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  • 1.
    Chinga-Carrasco, Gary
    et al.
    RISE Research Institutes of Sweden, Bioeconomy and Health, Material and Surface Design.
    Johansson, Jenny
    RISE Research Institutes of Sweden, Materials and Production.
    Heggset, Ellinor B
    RISE Research Institutes of Sweden, Bioeconomy and Health, Material and Surface Design.
    Leirset, Ingebjørg
    RISE Research Institutes of Sweden, Bioeconomy and Health, Material and Surface Design.
    Björn, Camilla
    RISE Research Institutes of Sweden, Materials and Production, Chemistry, Biomaterials and Textiles.
    Agrenius, Karin
    RISE Research Institutes of Sweden, Materials and Production, Chemistry, Biomaterials and Textiles.
    Stevanic Srndovic, Jasna
    RISE Research Institutes of Sweden, Bioeconomy and Health, Material and Surface Design.
    Håkansson, Joakim
    RISE Research Institutes of Sweden, Materials and Production, Chemistry, Biomaterials and Textiles. Gothenburg University, Sweden.
    Characterization and Antibacterial Properties of Autoclaved Carboxylated Wood Nanocellulose.2021In: Biomacromolecules, ISSN 1525-7797, E-ISSN 1526-4602, Vol. 22, no 7, p. 2779-2789Article in journal (Refereed)
    Abstract [en]

    Cellulose nanofibrils (CNFs) were obtained by applying a chemical pretreatment consisting of autoclaving the pulp fibers in sodium hydroxide, combined with 2,2,6,6-tetramethylpiperidinyl-1-oxyl-mediated oxidation. Three levels of sodium hypochlorite were applied (2.5, 3.8, and 6.0 mmol/g) to obtain CNF qualities (CNF_2.5, CNF_3.8, and CNF_6.0) with varying content of carboxyl groups, that is, 1036, 1285, and 1593 μmol/g cellulose. The cytotoxicity and skin irritation potential (indirect tests) of the CNFs were determined according to standardized in vitro testing for medical devices. We here demonstrate that autoclaving (121 °C, 20 min), which was used to sterilize the gels, caused a modification of the CNF characteristics. This was confirmed by a reduction in the viscosity of the gels, a morphological change of the nanofibrils, by an increase of the ultraviolet-visible absorbance maxima at 250 nm, reduction of the absolute zeta potential, and by an increase in aldehyde content and reducing sugars after autoclaving. Fourier-transform infrared spectroscopy and wide-angle X-ray scattering complemented an extensive characterization of the CNF gels, before and after autoclaving. The antibacterial properties of autoclaved carboxylated CNFs were demonstrated in vitro (bacterial survival and swimming assays) on Pseudomonas aeruginosa and Staphylococcus aureus. Importantly, a mouse in vivo surgical-site infection model on S. aureus revealed that CNF_3.8 showed pronounced antibacterial effect and performed as good as the antiseptic Prontosan wound gel.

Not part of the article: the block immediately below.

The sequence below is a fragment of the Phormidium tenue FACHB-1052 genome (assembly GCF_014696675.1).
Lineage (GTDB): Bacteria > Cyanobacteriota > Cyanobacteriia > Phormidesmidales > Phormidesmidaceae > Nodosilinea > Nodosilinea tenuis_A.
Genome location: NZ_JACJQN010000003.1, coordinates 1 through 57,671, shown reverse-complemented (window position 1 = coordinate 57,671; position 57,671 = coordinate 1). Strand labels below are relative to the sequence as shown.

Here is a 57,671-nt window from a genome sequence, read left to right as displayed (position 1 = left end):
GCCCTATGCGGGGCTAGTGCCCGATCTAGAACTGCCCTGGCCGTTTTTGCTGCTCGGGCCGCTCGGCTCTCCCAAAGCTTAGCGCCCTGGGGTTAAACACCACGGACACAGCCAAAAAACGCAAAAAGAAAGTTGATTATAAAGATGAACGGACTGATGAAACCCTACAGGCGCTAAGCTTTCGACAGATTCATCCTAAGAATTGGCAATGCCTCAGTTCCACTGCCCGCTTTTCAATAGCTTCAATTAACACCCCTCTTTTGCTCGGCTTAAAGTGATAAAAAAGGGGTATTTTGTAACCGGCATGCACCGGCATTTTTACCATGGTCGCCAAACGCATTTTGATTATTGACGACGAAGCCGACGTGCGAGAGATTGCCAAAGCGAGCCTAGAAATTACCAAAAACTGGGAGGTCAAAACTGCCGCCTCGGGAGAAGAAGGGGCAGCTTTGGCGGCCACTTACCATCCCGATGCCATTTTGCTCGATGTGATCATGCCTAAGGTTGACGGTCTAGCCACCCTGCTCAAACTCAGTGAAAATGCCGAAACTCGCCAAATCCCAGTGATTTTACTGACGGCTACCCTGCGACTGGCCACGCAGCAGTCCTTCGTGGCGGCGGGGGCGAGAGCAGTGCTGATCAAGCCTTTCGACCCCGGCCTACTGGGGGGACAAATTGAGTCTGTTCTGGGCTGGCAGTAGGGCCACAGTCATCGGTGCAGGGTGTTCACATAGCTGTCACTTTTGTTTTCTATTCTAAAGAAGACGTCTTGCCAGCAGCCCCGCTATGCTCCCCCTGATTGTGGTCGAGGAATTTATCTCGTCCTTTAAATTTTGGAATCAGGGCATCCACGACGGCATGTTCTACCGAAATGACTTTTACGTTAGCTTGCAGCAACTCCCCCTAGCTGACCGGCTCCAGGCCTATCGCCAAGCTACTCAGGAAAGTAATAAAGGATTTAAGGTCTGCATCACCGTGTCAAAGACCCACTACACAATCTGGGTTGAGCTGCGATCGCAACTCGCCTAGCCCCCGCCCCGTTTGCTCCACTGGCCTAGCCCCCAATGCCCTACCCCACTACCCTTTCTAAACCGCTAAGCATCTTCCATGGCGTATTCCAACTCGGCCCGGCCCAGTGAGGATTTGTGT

• 2.
    Herzberg, Moshe
    et al.
    Ben-Gurion University of the Negev, Israel.
    Berglin, Mattias
    RISE Research Institutes of Sweden, Materials and Production, Chemistry, Biomaterials and Textiles. Gothenburg University, Sweden.
    Eliahu, Sarai
    Ben-Gurion University of the Negev, Israel.
    Bodin, Lovisa
    RISE Research Institutes of Sweden, Materials and Production, Chemistry, Biomaterials and Textiles.
    Agrenius, Karin
    RISE Research Institutes of Sweden, Materials and Production, Chemistry, Biomaterials and Textiles.
    Zlotkin, Amir
    DisperseBio Ltd, Israel.
    Svenson, Johan
    RISE Research Institutes of Sweden, Materials and Production, Chemistry, Biomaterials and Textiles.
    Efficient prevention of marine biofilm formation employing a surface-grafted repellent marine peptide2021In: ACS Applied Bio Materials, E-ISSN 2576-6422, Vol. 4, no 4, p. 3360-3373Article in journal (Refereed)
    Abstract [en]